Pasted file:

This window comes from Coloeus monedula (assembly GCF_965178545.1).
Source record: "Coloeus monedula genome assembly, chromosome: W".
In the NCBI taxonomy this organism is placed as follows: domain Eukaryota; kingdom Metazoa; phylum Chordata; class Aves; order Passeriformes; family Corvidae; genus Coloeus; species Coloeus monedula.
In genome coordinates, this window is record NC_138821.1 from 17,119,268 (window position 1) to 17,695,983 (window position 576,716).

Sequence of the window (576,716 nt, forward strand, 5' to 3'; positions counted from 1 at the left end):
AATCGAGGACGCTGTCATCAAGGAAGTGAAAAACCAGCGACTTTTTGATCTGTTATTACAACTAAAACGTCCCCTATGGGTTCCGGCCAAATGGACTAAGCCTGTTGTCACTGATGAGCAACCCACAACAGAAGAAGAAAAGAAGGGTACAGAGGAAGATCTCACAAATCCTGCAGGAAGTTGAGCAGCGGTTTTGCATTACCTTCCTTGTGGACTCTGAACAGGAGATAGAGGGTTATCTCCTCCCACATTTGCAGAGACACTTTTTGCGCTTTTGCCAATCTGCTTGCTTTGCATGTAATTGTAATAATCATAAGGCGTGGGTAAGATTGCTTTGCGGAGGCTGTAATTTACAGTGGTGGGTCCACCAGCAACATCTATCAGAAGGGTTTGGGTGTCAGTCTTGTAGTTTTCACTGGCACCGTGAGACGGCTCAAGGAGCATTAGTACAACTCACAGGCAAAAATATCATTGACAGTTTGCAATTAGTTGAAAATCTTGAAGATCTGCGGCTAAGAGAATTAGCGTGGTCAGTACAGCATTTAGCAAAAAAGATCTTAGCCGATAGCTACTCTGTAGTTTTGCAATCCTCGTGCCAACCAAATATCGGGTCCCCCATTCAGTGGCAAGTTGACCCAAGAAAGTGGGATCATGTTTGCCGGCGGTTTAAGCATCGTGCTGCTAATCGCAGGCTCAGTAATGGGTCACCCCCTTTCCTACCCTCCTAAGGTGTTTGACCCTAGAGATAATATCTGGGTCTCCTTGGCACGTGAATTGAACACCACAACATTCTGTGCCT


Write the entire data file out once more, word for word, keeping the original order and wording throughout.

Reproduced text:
This window comes from Coloeus monedula (assembly GCF_965178545.1).
Source record: "Coloeus monedula genome assembly, chromosome: W".
In the NCBI taxonomy this organism is placed as follows: domain Eukaryota; kingdom Metazoa; phylum Chordata; class Aves; order Passeriformes; family Corvidae; genus Coloeus; species Coloeus monedula.
In genome coordinates, this window is record NC_138821.1 from 17,119,268 (window position 1) to 17,695,983 (window position 576,716).

Sequence of the window (576,716 nt, forward strand, 5' to 3'; positions counted from 1 at the left end):
AATCGAGGACGCTGTCATCAAGGAAGTGAAAAACCAGCGACTTTTTGATCTGTTATTACAACTAAAACGTCCCCTATGGGTTCCGGCCAAATGGACTAAGCCTGTTGTCACTGATGAGCAACCCACAACAGAAGAAGAAAAGAAGGGTACAGAGGAAGATCTCACAAATCCTGCAGGAAGTTGAGCAGCGGTTTTGCATTACCTTCCTTGTGGACTCTGAACAGGAGATAGAGGGTTATCTCCTCCCACATTTGCAGAGACACTTTTTGCGCTTTTGCCAATCTGCTTGCTTTGCATGTAATTGTAATAATCATAAGGCGTGGGTAAGATTGCTTTGCGGAGGCTGTAATTTACAGTGGTGGGTCCACCAGCAACATCTATCAGAAGGGTTTGGGTGTCAGTCTTGTAGTTTTCACTGGCACCGTGAGACGGCTCAAGGAGCATTAGTACAACTCACAGGCAAAAATATCATTGACAGTTTGCAATTAGTTGAAAATCTTGAAGATCTGCGGCTAAGAGAATTAGCGTGGTCAGTACAGCATTTAGCAAAAAAGATCTTAGCCGATAGCTACTCTGTAGTTTTGCAATCCTCGTGCCAACCAAATATCGGGTCCCCCATTCAGTGGCAAGTTGACCCAAGAAAGTGGGATCATGTTTGCCGGCGGTTTAAGCATCGTGCTGCTAATCGCAGGCTCAGTAATGGGTCACCCCCTTTCCTACCCTCCTAAGGTGTTTGACCCTAGAGATAATATCTGGGTCTCCTTGGCACGTGAATTGAACACCACAACATTCTGTGCCT